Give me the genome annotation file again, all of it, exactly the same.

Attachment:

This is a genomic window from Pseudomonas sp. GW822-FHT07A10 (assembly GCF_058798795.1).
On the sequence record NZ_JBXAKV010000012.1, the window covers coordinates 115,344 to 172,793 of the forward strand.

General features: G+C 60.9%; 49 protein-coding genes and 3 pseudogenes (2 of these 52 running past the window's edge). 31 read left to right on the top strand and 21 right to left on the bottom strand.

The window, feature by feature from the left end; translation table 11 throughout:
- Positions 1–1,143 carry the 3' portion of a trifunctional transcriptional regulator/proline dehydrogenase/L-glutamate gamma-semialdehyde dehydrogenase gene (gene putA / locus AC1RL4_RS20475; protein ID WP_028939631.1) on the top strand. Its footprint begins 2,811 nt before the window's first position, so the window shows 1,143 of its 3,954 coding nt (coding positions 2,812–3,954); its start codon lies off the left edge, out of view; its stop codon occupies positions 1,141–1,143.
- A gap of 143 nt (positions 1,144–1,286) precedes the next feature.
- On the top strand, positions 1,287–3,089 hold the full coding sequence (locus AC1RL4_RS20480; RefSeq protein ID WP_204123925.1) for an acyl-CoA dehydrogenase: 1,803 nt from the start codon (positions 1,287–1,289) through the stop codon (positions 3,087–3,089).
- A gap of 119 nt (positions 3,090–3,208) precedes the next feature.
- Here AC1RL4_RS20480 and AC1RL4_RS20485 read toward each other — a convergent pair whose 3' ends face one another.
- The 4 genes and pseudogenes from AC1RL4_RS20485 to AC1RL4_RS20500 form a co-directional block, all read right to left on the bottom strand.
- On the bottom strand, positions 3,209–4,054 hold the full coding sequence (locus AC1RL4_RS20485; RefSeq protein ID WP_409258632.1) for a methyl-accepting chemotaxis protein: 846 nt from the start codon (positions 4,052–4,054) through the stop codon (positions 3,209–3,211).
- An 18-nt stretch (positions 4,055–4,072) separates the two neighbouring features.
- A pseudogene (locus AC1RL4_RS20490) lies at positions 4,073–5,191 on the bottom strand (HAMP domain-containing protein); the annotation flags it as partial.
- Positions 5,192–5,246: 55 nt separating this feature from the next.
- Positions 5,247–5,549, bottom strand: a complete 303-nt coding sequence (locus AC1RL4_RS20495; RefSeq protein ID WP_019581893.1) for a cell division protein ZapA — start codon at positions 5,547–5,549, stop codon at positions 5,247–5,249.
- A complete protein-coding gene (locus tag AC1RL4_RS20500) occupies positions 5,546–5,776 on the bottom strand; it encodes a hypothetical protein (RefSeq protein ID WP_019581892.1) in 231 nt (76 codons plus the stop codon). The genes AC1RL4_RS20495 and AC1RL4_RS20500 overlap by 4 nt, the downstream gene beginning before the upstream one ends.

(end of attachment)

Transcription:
This is a genomic window from Pseudomonas sp. GW822-FHT07A10 (assembly GCF_058798795.1).
On the sequence record NZ_JBXAKV010000012.1, the window covers coordinates 115,344 to 172,793 of the forward strand.

General features: G+C 60.9%; 49 protein-coding genes and 3 pseudogenes (2 of these 52 running past the window's edge). 31 read left to right on the top strand and 21 right to left on the bottom strand.

The window, feature by feature from the left end; translation table 11 throughout:
- Positions 1–1,143 carry the 3' portion of a trifunctional transcriptional regulator/proline dehydrogenase/L-glutamate gamma-semialdehyde dehydrogenase gene (gene putA / locus AC1RL4_RS20475; protein ID WP_028939631.1) on the top strand. Its footprint begins 2,811 nt before the window's first position, so the window shows 1,143 of its 3,954 coding nt (coding positions 2,812–3,954); its start codon lies off the left edge, out of view; its stop codon occupies positions 1,141–1,143.
- A gap of 143 nt (positions 1,144–1,286) precedes the next feature.
- On the top strand, positions 1,287–3,089 hold the full coding sequence (locus AC1RL4_RS20480; RefSeq protein ID WP_204123925.1) for an acyl-CoA dehydrogenase: 1,803 nt from the start codon (positions 1,287–1,289) through the stop codon (positions 3,087–3,089).
- A gap of 119 nt (positions 3,090–3,208) precedes the next feature.
- Here AC1RL4_RS20480 and AC1RL4_RS20485 read toward each other — a convergent pair whose 3' ends face one another.
- The 4 genes and pseudogenes from AC1RL4_RS20485 to AC1RL4_RS20500 form a co-directional block, all read right to left on the bottom strand.
- On the bottom strand, positions 3,209–4,054 hold the full coding sequence (locus AC1RL4_RS20485; RefSeq protein ID WP_409258632.1) for a methyl-accepting chemotaxis protein: 846 nt from the start codon (positions 4,052–4,054) through the stop codon (positions 3,209–3,211).
- An 18-nt stretch (positions 4,055–4,072) separates the two neighbouring features.
- A pseudogene (locus AC1RL4_RS20490) lies at positions 4,073–5,191 on the bottom strand (HAMP domain-containing protein); the annotation flags it as partial.
- Positions 5,192–5,246: 55 nt separating this feature from the next.
- Positions 5,247–5,549, bottom strand: a complete 303-nt coding sequence (locus AC1RL4_RS20495; RefSeq protein ID WP_019581893.1) for a cell division protein ZapA — start codon at positions 5,547–5,549, stop codon at positions 5,247–5,249.
- A complete protein-coding gene (locus tag AC1RL4_RS20500) occupies positions 5,546–5,776 on the bottom strand; it encodes a hypothetical protein (RefSeq protein ID WP_019581892.1) in 231 nt (76 codons plus the stop codon). The genes AC1RL4_RS20495 and AC1RL4_RS20500 overlap by 4 nt, the downstream gene beginning before the upstream one ends.